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AUDIO: Doctors go on strike

AUDIO: Doctors go on strike

Published at 11:36am 12th January 2016. (Updated at 8:47am 13th January 2016)

Junior doctors across Harrogate, Craven and Wharfedale have started a 24-hour strike.

It's part of a bitter row with the Government over pay and working conditions.

Members of the British Medical Association are opposing plans to introduce a new contract.

David Cameron has warned that the strike will be "damaging" to patients.

Doctors involved in the industrial action are only providing emergency care.

Key questions about the dispute are answered here.

Stray FM has spoken to one of the junior doctors on strike in Harrogate:

How Harrogate is affected

Dr David Scullion, Medical Director of Harrogate and District NHS Foundation Trust, explains how the hospital has coped:

How Craven is affected

Stacey Hunter, Director of Operations at Airedale NHS Foundation Trust, said: "We have worked through our contingency plans with our staff, including consultants, nurses, other health professionals and union representatives, to ensure patient safety, care and welfare are maintained during the planned industrial action by junior doctors.

"Whilst we have rearranged a small number of our planned activities, such as non-emergency operations, we have aimed, wherever possible, to avoid cancelling routine appointments and clinics and have kept this to a minimum. Any affected patients have been notified, and if patients have not heard from us, they should attend their appointments as normal."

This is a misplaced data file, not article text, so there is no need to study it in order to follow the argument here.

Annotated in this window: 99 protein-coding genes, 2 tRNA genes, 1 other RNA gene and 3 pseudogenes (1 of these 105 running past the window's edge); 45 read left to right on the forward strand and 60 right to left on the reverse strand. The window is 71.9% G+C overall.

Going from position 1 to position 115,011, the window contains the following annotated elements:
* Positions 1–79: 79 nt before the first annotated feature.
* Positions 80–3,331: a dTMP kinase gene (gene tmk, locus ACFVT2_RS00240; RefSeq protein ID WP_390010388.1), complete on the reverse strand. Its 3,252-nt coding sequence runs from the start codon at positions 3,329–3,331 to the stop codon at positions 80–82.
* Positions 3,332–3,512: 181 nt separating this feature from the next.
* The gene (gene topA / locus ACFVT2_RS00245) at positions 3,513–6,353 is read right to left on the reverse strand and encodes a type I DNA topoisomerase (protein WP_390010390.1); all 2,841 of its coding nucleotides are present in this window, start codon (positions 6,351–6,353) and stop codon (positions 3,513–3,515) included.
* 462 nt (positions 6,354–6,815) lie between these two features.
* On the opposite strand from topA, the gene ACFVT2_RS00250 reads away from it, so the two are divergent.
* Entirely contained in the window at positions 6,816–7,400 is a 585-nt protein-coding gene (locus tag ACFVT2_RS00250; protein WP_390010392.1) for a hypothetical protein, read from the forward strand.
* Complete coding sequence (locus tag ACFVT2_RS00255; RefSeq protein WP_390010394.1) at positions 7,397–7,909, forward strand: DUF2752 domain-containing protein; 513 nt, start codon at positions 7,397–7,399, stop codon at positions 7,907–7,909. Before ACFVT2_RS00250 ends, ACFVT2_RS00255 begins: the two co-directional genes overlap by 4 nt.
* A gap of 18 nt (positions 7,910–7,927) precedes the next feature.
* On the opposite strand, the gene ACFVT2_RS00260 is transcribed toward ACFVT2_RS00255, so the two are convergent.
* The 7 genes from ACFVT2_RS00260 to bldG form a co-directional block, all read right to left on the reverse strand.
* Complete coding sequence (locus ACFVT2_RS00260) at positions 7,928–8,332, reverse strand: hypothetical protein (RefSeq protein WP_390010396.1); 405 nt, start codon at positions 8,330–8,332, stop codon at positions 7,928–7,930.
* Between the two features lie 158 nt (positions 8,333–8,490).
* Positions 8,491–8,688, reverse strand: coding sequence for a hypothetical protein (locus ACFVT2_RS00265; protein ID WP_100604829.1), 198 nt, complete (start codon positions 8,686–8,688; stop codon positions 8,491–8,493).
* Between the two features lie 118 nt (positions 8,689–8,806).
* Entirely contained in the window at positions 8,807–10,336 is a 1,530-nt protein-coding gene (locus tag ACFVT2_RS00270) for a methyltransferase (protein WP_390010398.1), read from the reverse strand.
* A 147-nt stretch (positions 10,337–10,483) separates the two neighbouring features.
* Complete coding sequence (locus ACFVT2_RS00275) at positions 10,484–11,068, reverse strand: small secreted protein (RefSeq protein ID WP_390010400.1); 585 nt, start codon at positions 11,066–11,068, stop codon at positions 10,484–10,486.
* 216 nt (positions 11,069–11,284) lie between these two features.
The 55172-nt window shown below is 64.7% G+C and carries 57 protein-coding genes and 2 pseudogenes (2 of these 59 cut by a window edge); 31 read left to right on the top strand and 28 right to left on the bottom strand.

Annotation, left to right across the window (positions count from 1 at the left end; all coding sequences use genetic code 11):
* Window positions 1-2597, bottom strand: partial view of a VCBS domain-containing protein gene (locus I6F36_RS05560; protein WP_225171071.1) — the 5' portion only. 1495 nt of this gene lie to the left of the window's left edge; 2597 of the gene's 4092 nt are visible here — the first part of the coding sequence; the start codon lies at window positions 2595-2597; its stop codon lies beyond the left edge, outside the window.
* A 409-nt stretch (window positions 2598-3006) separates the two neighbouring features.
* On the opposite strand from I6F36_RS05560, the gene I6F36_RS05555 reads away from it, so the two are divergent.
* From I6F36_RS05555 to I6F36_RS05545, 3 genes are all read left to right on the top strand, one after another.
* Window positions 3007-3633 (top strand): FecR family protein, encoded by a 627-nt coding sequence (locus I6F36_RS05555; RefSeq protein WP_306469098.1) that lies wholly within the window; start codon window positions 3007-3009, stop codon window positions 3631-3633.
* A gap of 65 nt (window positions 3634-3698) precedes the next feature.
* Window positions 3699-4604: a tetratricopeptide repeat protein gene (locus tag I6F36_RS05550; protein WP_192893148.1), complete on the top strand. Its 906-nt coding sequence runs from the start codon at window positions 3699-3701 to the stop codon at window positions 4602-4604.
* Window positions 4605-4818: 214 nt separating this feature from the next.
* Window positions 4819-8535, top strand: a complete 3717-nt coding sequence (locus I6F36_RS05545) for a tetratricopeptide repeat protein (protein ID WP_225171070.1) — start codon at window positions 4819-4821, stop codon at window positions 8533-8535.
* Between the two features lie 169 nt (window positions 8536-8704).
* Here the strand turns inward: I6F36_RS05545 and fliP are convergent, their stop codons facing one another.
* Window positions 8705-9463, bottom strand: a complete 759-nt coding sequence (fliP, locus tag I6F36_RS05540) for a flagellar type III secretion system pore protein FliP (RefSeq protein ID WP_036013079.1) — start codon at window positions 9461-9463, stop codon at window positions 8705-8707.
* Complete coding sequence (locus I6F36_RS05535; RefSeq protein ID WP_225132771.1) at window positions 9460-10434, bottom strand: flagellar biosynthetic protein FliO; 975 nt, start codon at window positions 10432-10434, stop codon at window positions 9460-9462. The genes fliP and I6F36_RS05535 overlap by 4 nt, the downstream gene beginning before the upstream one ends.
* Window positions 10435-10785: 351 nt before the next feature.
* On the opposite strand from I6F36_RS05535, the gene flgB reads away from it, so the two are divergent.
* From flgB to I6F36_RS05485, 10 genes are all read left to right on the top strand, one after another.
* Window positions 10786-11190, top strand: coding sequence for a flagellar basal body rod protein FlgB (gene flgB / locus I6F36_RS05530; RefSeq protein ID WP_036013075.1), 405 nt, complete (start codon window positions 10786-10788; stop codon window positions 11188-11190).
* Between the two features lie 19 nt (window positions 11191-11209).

How Wharfedale is affected

A spokesperson for Leeds Teaching Hospitals NHS Trust said: "We are currently working with senior clinical leaders to develop and refine our planning, to ensure all our inpatients, as well as emergency and urgent admissions, are looked after safely and appropriately during any industrial action.

"Emergency and urgent services are planned to continue as normal during the periods of action. However, this action is happening at a time when hospital services are under enormous pressure because of the number of people needing treatment for winter-related problems such as respiratory diseases and infections. As a result, some planned operations and appointments are likely to be postponed.

"Any patients whose appointments will be affected by this action will be contacted in advance and rescheduled as soon as possible. Patients who do not receive contact should attend for their appointment at their scheduled time as planned."

Hospital bosses are urging everyone to make use of other healthcare options wherever possible, such as visiting a GP or pharmacist, calling NHS 111 or using the NHS Choices website www.nhs.uk